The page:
Properly chosen, food can be used as medicine. Some Chinese medicinals can be used as food and added into your diet. Indeed, many common spices (cinnamon, cardamon, ginger, garlic) are commonly used in herbal treatment.
In Chinese medicine, the line between food and medicine is a blurry one. Hot food like peppers and chilies have a warming effect on the body, while cold food like tomatoes and bananas can cool the body. Neutral food doesn’t have much influence on the body, and is an important part of maintaining a healthy balance. For example, rice is neutral and thus can be consumed daily, providing nourishment while not having a drastic effect on the body’s function.
Therapeutic Properties of Food
Each food item has its own properties and is selected based on the patient’s pattern to treat disease or preserve health. The theory of the four temperatures and five tastes guides the administration of medicinals and food.
The five tastes or flavors are spicy, bitter, sweet, sour, and salty. The four temperatures are cold, hot, warm, and cool. Warm and hot belong to yang and cold and cool belong to yin. In addition, some food and herbs are considered to have a neutral temperature. In general, hot and warm food warm the channels, arouse yang and qi, promote blood flow and disperse cold. Cold and cool food nourish yin, clear heat, purge fire, cool the blood and detoxify.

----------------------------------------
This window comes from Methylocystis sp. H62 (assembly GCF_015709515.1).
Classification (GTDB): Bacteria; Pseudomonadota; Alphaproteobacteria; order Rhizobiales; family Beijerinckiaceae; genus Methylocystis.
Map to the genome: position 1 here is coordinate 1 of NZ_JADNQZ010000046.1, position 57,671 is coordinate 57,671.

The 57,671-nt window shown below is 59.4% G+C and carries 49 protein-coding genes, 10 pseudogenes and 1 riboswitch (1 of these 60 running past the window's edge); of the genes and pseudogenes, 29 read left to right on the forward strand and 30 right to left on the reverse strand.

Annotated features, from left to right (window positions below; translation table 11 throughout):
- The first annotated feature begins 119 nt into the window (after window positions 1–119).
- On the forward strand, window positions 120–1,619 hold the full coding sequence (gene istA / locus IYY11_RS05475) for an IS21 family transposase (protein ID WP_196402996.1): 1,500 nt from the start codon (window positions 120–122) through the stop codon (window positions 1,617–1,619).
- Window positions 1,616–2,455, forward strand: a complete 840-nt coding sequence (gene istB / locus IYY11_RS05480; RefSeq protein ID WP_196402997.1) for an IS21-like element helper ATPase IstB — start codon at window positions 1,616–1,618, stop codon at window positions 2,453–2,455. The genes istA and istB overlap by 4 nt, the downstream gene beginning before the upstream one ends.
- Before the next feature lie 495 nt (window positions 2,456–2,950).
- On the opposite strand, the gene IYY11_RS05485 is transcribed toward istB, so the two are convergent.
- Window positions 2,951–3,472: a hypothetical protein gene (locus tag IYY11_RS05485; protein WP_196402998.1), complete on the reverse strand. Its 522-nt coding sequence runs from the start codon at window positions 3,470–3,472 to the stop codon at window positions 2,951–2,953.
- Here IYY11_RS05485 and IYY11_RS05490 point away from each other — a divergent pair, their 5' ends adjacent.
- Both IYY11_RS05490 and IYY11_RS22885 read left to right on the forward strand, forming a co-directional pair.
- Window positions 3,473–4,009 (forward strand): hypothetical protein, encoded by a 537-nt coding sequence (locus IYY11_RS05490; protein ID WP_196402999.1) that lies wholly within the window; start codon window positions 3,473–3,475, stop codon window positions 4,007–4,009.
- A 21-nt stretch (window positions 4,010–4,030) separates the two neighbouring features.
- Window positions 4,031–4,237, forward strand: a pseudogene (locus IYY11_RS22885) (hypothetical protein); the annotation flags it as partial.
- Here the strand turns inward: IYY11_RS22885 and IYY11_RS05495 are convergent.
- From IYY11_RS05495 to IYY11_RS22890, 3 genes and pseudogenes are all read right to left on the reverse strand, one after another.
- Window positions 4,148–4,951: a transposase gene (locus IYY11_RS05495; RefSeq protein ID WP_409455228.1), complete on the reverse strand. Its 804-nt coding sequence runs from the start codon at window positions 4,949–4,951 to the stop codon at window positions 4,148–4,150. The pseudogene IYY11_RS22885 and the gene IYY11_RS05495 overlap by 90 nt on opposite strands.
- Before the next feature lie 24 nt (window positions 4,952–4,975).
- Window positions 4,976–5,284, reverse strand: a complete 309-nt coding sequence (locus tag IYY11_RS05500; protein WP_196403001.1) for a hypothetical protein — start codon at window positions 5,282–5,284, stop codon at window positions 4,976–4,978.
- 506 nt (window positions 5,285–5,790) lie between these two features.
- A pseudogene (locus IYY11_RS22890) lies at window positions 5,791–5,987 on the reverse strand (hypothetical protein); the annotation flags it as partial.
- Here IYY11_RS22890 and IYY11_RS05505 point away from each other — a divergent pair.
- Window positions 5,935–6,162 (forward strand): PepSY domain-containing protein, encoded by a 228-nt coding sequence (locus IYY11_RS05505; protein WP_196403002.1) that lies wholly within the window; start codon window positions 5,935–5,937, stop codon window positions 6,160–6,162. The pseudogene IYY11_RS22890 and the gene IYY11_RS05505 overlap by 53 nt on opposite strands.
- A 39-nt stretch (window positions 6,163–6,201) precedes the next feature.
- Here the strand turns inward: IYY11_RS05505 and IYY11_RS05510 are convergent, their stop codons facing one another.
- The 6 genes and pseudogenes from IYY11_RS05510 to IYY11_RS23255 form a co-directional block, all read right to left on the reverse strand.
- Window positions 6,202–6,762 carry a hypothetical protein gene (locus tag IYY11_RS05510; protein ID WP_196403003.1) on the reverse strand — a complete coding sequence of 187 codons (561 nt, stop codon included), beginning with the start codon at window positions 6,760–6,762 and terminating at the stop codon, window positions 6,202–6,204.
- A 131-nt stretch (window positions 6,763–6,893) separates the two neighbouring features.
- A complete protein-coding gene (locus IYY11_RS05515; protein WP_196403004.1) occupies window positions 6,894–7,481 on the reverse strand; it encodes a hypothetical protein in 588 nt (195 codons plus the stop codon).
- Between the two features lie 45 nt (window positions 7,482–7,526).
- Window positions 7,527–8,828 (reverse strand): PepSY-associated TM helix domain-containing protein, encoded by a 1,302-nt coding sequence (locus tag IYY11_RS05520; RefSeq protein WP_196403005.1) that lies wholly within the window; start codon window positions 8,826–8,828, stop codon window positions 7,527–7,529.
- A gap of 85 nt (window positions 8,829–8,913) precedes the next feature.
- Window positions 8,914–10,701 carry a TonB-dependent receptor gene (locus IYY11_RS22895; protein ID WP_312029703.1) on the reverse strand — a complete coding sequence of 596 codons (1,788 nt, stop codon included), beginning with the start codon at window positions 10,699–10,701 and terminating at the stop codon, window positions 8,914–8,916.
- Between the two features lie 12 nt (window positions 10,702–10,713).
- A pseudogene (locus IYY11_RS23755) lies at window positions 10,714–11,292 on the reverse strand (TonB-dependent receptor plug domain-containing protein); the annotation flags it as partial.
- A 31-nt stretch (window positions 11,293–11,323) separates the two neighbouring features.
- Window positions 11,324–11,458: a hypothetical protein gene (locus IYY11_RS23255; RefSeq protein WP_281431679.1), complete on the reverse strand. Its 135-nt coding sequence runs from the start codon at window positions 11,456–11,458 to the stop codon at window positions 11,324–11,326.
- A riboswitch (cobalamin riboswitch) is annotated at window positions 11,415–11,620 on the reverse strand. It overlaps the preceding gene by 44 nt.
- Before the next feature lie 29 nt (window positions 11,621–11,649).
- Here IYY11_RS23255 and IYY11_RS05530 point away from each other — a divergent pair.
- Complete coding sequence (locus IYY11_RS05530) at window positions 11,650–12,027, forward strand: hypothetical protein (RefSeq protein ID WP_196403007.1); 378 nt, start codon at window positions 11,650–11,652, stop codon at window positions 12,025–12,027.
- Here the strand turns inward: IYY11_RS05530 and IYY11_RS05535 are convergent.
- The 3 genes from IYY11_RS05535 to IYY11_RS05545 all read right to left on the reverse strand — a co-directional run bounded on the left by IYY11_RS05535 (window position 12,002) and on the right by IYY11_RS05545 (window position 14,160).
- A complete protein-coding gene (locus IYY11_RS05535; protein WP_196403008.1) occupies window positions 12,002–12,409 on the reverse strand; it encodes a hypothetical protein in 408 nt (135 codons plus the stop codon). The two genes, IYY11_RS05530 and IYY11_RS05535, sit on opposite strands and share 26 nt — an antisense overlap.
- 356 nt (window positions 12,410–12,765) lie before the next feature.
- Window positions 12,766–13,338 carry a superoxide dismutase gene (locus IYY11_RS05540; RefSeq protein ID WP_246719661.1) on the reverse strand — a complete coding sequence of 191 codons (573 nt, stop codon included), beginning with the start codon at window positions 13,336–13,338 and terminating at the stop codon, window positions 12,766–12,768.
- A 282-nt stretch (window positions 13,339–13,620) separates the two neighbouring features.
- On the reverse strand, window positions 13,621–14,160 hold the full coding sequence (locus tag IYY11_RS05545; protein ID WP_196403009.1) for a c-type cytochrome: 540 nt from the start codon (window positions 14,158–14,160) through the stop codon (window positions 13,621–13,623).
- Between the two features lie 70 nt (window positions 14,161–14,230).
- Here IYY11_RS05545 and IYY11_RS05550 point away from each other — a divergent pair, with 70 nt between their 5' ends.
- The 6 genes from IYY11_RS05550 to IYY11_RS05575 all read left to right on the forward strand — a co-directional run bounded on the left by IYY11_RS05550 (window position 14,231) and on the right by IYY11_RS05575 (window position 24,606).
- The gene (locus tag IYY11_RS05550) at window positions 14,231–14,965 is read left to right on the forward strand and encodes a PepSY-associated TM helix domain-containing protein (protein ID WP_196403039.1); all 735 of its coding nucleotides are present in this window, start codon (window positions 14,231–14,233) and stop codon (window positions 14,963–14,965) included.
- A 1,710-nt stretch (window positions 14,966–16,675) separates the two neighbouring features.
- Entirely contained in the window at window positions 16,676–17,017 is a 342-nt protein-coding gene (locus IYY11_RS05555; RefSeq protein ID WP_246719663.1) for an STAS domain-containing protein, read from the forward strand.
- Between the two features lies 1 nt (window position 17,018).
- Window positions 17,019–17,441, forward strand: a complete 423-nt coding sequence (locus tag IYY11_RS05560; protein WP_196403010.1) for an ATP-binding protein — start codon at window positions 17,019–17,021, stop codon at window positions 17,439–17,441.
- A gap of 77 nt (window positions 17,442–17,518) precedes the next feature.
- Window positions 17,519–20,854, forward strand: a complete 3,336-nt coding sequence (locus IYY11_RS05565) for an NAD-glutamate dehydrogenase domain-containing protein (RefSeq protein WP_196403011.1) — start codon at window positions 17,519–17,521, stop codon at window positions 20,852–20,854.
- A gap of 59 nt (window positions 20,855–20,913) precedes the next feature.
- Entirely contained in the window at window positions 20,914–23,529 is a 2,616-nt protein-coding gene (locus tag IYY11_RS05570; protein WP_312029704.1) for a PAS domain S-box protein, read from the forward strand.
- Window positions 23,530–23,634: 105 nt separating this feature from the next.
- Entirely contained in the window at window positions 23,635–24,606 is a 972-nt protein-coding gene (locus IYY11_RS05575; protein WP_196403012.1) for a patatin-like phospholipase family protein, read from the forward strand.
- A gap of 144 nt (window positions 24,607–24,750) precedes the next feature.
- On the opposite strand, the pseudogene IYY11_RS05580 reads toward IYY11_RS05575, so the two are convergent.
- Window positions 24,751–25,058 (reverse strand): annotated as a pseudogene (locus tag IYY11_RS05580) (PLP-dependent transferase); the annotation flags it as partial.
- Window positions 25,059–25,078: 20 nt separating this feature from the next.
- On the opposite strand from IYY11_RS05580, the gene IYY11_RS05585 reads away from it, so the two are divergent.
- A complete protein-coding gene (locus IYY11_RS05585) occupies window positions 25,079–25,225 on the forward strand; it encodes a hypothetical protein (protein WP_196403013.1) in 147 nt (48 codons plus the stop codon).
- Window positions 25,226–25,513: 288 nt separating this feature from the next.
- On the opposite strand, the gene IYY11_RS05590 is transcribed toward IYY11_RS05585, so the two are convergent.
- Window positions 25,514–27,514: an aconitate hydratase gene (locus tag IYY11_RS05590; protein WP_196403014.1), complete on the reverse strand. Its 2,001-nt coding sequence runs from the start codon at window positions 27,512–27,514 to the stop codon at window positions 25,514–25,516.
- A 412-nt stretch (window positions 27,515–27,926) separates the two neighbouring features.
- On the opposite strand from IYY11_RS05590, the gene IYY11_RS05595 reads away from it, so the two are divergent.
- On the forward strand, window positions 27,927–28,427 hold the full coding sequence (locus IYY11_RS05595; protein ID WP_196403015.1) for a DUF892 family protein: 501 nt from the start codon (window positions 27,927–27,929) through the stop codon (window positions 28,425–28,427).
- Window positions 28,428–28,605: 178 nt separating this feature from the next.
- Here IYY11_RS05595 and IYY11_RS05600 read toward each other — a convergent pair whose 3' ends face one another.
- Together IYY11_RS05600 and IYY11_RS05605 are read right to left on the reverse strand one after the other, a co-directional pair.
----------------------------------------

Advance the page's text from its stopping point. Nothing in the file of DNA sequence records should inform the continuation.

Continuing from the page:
The different tastes or flavors have different actions. Spicy food is used to disperse, sour to receive and restrain, sweet to strengthen and moderate, bitter to purge and dry, and salty to soften and relax.
The five tastes relate to the five principal organs and in the language of Chinese medicine it is said that each taste “enters” a specific organ. The Yellow Emperor’s Inner Classic said, “Sour enters the Liver, spicy enters the Lung, bitter enters the Heart, salty enters the Kidney, and sweet enters the Spleen.”
To eat a balanced diet, in terms of Chinese medicine, is to balance the qi of the food. A diet too lopsided in one direction or the other for too long will eventually cause an imbalance of qi, blood, yin and/or yang. For those already suffering from disease, special food is chosen based on the patient’s individual condition. Dietary prescriptions in Chinese medicine are made according to individual pattern identification. Biomedicine calculates the calories, vitamins, fat content, etc. precisely. When combined, a very well designed dietary regimen is possible.